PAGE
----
Bill Cooper - Excavating the Empty Tomb TV - Lost Tomb of Jesus? TV - Ian Wilson - John Milton – Shakespeare’s Tomb TV - The Greatest Tomb on Earth TV - Tony Robinson: Egyptian Tomb Hunting TV - Dan Snow: The Tutankhamun Mystery TV - The Hunt for Cleopatra’s Tomb TV - Tut’s Treasures: Hidden Secrets TV - Secrets of the Saqqara Tomb TV - Janina Ramirez TV - Lost Treasure Tombs of the Ancient Maya TV - The UnXplained with William Shatner TV -
In a fleshly tomb I am buried above ground. Bill Cooper
The practise of tomb veneration is ubiquitous. Excavating the Empty Tomb, 2013
The first Christians did not regard the place where Jesus had been laid as having any special significance because no grave was thought to contain Jesus’ earthly remains. ibid.
Why was Jesus’ tomb never worshipped until the fourth century? ibid.
There was never an empty tomb to venerate. ibid.
In 1980 archaeologists investigated an apparently unremarkable tomb under a building site outside Jerusalem. They found a number of ancient bone boxes or ossuaries and a series of names that sparked a sensational claim: that this unremarkable tomb could contain the remains of Jesus Christ, his family, and shocking evidence he wasn’t resurrected. But married? And that he even had a son. Lost Tomb of Jesus? Discovery 2007
‘Jesus, Son of Joseph’: this find sparked an international archaeological drama. ibid.
It was the names apparently etched on the bone-boxes inside that captivated those who formulated the sensational Jesus tomb theory. As well as the ‘Jesus, son of Joseph’ translation there were several other interpretations of names that led to the stunning suggestion Talpiut could be the family tomb of Jesus Christ. There was Maria in Hebrew, a form of Mary; another name was interpreted as Mariamne, written in Greek – perhaps another form of Mary. There was also a Jose in Hebrew, a nickname for Joseph. ibid.
But recently an ossuary appeared on the Israeli antiquities market bearing the inscription ‘James, son of Joseph, brother of Jesus’ ... But subsequent investigations have cast grave doubts over the so-called James’ ossuary. ibid.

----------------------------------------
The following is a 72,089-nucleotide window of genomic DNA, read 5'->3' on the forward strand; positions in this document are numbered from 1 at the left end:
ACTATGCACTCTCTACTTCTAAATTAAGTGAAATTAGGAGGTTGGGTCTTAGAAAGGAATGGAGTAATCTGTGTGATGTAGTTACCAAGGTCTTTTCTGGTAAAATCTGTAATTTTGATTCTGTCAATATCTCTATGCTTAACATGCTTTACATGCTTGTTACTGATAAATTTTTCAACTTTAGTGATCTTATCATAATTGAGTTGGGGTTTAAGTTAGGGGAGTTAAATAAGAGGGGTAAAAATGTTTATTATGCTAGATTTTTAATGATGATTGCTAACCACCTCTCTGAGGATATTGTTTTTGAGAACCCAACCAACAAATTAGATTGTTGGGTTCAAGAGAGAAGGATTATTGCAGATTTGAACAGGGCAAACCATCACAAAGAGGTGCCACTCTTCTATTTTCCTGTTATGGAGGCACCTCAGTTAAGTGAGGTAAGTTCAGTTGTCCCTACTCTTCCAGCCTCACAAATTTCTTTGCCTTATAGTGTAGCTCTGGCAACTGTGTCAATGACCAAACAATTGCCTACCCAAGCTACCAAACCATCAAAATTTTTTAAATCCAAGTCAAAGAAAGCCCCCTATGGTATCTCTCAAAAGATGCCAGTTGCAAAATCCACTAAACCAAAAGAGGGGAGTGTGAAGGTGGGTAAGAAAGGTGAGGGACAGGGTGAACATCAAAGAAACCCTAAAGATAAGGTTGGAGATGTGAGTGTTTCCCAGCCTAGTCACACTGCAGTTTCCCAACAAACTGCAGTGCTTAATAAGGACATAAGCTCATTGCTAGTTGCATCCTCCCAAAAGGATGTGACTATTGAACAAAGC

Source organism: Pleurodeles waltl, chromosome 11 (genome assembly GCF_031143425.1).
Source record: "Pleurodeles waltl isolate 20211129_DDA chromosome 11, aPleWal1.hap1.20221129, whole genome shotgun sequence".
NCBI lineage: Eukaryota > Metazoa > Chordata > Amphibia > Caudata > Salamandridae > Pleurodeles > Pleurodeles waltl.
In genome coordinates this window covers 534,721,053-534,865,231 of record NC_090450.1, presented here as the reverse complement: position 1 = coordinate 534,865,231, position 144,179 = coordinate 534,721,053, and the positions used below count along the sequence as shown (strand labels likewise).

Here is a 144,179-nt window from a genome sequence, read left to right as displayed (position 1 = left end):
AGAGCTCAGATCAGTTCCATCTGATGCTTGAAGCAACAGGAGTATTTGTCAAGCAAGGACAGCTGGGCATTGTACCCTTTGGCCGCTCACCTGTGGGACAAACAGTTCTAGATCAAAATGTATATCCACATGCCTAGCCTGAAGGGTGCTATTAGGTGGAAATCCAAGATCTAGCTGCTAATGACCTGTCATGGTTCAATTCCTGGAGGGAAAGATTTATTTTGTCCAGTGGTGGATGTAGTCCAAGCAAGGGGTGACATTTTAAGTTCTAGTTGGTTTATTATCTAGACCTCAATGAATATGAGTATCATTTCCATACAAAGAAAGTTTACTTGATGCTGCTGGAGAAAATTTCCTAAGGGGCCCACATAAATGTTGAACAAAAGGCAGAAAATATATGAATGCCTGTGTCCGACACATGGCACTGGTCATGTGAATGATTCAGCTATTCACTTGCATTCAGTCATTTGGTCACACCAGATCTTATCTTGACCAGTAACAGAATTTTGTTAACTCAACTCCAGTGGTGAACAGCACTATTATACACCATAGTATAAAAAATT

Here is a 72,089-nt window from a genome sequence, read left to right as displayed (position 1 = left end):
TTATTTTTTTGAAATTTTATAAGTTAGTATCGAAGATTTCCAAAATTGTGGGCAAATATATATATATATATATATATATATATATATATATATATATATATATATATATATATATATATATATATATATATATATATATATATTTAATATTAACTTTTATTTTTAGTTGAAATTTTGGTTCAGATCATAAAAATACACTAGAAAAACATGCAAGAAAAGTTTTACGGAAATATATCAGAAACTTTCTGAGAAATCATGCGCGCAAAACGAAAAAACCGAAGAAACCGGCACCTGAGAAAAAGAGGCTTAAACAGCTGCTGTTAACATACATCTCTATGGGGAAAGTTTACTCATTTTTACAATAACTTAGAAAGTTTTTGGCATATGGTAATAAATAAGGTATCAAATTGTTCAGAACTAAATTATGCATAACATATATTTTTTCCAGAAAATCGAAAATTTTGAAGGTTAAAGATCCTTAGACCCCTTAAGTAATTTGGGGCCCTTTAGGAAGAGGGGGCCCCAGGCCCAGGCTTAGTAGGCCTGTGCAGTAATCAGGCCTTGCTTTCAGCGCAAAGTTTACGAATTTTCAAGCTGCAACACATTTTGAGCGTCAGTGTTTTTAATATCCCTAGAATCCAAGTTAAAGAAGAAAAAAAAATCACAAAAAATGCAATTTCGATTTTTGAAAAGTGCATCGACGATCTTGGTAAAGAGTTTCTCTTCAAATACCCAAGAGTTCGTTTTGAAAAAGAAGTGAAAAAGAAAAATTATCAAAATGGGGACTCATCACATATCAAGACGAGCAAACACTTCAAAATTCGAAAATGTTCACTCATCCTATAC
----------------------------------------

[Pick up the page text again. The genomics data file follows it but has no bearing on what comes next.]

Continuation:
Even if the flawed translations are right, the apparently impressive cluster of names is actually statistically unremarkable. All of these names were common at the time. ibid.
The Talpiut tomb is buried beneath this concrete slab in a suburb on the edge of Jerusalem. ibid.
If a crucified man was buried at Talpiut, the signs would have been hard to miss. ibid.
Nowhere does he [Paul] mention the empty tomb. Ian Wilson, Jesus: The Evidence III, Channel 4 1984
And so sepúlchred in such pomp dost lie,
That kings for such a tomb would wish to die. John Milton
In a parish church in the Midlands lies the tomb of our greatest ever playwright: it’s only inscription is a curse. William Shakespeare’s strange-looking grave has long been surrounded by rumour and legend. Shakespeare’s Tomb, Channel 4 2016
The story claimed that a band of trophy-hunters had broken into the grave and stolen Shakespeare’s skull. ibid.
One of the wilder rumours – that Shakespeare wasn’t even buried at Holy Trinity. ibid.
Britain’s greatest dramatist was buried not in a grand vault but in a shallow grave without so much as a coffin. ibid.
The single largest burial site on Earth starting with its greatest treasure – the Terracotta Army. The Greatest Tomb on Earth, BBC 2017
New evidence suggests that the inspiration for all this could have come from the West. ibid.
They’re nothing like any figure made in China before them. ibid.
There’s always been one of human history that has really captured my imagination. I’m talking about ancient Egypt. Almost a hundred years ago Howard Carter and his discovery of Tutankhamun crowned a golden age of tomb exploration. But right now the archaeologists are back. And the world of Egyptian tombs is as exciting as ever. Tony Robinson, Egyptian Tomb Hunting I II, Channel 5 2018
Some remarkable tomb discoveries which I’m about to join … John and Maria have been systematically revealing a large burial ground known as a necropolis … ibid.
I was hunting for the men and women who built ancient Egypt when Egypt was at the peak of its powers and the tombs were spectacular. ibid.